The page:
Despite topping out at about 91 with his fastball, Dawson struck out 98 MWL hitters in 101 innings, and another 22 in 26 IP for the D-Jays. Control pitcher Dawson K'd about 4 hitters for every 1 he walked this year. As you might expect with a pitcher who is around the plate so much, he does give up some contact, but kept it to under a hit an inning this year.
Dawson doesn't really profile as a top prospect because of the veloctiy, and because of concerns about his shoulder. However, you just have to look at the successful 16-year career of Mark Buehrle to know that there's more to getting hitters out than blowing them away. As Hall of Famer Warren Spahn (another lefty who knew how to get hitters out) said, "Hitting is Timing. Pitching is disrupting timing."
Dawson will likely start the year at Dunedin. If he succeeds, and earns a promotion to New Hampshire - and can continue to get hitters out - we have to look at him in a whole new light.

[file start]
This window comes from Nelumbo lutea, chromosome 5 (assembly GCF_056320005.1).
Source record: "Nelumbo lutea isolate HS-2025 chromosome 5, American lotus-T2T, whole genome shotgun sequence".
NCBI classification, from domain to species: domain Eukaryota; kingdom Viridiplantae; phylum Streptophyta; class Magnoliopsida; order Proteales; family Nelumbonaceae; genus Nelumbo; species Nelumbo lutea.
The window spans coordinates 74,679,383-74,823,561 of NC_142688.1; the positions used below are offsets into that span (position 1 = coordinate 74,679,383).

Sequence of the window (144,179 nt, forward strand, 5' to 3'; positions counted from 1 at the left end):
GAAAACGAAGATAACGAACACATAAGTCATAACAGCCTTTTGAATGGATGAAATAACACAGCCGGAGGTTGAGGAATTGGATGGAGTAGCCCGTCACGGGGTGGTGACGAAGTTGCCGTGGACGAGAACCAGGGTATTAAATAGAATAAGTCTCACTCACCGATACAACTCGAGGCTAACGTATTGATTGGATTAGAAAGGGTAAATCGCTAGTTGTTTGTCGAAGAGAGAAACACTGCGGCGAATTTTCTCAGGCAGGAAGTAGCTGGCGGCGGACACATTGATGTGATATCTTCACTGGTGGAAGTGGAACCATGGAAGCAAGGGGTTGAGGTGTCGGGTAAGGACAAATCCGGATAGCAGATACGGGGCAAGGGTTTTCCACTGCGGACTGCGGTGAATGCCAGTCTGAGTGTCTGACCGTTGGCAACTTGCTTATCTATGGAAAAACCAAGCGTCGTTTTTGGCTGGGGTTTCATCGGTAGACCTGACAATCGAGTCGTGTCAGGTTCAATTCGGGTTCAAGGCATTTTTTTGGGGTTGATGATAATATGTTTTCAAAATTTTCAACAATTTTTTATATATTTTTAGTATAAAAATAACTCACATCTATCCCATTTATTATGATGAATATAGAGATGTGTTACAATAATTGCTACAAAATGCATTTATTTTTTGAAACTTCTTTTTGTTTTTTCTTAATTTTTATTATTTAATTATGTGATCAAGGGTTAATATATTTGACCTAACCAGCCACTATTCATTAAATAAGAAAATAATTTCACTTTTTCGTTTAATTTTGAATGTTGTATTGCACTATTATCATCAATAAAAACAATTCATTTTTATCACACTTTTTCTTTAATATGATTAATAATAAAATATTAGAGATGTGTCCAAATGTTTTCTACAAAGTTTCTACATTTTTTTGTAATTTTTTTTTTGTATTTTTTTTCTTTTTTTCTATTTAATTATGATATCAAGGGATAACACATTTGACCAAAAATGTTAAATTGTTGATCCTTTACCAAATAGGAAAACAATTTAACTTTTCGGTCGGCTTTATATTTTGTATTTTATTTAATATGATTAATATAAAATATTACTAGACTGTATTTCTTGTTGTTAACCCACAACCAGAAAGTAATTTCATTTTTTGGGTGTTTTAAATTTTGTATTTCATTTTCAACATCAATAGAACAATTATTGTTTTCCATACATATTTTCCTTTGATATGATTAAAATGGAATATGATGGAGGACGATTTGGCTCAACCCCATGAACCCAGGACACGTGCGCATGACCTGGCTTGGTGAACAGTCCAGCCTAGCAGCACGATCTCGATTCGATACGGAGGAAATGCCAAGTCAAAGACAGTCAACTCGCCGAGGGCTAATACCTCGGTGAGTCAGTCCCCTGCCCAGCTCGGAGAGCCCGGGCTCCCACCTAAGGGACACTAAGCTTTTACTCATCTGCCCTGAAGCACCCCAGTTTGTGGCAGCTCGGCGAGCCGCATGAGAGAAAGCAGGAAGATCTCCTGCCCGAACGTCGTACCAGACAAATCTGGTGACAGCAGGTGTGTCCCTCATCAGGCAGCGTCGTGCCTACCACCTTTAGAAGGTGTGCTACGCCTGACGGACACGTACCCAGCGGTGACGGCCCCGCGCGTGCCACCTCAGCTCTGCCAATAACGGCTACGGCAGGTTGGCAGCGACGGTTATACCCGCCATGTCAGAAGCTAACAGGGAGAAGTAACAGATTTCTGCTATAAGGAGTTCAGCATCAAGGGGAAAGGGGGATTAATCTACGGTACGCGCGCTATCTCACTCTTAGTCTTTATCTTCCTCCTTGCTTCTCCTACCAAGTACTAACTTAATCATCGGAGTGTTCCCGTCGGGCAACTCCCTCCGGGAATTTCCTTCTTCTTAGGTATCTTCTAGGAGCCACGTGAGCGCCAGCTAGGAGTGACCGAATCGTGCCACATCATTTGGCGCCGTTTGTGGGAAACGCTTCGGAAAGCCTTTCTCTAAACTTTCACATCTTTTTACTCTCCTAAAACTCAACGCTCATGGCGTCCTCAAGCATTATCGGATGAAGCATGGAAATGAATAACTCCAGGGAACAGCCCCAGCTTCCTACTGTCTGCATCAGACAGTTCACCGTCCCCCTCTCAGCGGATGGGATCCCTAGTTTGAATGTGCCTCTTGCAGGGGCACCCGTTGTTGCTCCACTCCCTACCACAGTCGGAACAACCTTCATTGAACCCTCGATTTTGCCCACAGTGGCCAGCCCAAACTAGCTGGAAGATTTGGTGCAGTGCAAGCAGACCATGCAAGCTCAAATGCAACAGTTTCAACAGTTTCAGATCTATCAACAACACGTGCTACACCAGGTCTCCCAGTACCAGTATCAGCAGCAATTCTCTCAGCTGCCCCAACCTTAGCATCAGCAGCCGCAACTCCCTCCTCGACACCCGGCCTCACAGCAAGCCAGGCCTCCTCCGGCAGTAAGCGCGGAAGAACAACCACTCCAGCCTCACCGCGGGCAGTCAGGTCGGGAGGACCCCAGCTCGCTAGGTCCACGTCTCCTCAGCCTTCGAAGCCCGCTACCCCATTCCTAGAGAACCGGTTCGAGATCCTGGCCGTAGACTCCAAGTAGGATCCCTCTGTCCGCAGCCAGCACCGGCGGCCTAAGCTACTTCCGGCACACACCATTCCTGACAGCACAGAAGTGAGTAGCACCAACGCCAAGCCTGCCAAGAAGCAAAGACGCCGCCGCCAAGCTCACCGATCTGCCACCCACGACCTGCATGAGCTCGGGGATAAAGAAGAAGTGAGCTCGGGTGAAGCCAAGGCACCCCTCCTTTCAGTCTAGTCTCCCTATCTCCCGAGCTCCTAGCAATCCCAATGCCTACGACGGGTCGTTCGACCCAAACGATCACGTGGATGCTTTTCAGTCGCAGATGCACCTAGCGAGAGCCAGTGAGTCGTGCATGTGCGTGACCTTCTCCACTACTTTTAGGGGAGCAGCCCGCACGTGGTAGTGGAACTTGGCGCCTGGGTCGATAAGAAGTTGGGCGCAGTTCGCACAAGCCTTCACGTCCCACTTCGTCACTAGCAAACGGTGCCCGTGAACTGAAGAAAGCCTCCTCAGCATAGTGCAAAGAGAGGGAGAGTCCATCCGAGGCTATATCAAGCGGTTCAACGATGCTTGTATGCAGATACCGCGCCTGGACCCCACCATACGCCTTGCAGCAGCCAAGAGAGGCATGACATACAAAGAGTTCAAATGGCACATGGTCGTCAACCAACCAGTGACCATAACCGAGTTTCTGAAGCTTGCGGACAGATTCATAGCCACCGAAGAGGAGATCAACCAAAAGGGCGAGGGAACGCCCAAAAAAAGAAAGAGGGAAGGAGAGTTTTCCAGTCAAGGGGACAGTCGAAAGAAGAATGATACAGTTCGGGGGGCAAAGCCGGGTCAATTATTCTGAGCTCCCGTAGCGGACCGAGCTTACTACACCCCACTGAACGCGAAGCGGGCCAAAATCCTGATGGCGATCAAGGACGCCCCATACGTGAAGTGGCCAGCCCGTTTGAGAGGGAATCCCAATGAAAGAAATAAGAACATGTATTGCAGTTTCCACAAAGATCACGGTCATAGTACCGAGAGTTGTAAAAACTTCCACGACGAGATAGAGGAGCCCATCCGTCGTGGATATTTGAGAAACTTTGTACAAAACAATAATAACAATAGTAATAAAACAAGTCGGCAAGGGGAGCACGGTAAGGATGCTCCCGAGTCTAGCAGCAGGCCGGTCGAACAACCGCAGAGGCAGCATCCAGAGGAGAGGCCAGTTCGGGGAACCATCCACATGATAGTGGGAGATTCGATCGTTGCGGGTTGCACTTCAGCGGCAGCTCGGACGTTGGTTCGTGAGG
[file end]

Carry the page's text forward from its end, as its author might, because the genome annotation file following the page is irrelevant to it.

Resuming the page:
3. Justin Shafer, RHP
If you are looking for a sleeper prospect, this athletic Floridian might be your man.
Drafted in the 8th round last year, Shafer was mostly an outfielder for his three NCAA seasons with Florida, pitching 36 innings in his draft year.
Sent to Vancouver last year, Shafer was assigned to Lansing to start the season, and earned a promotion to Dunedin early in the season. The challenge proved to be a bit too much, and he finished the season in Lansing.
Still, Shafer's rise is quite remarkable when you consider he didn't become a full-time pitcher until he turned pro. He's added velocity on his fastball, touching 97 this year, but Shafer's bread-and-butter pitch is his sinker, which generates plenty of weak contact. He also throws a change and slider, and added a cutter to his arsenal this year.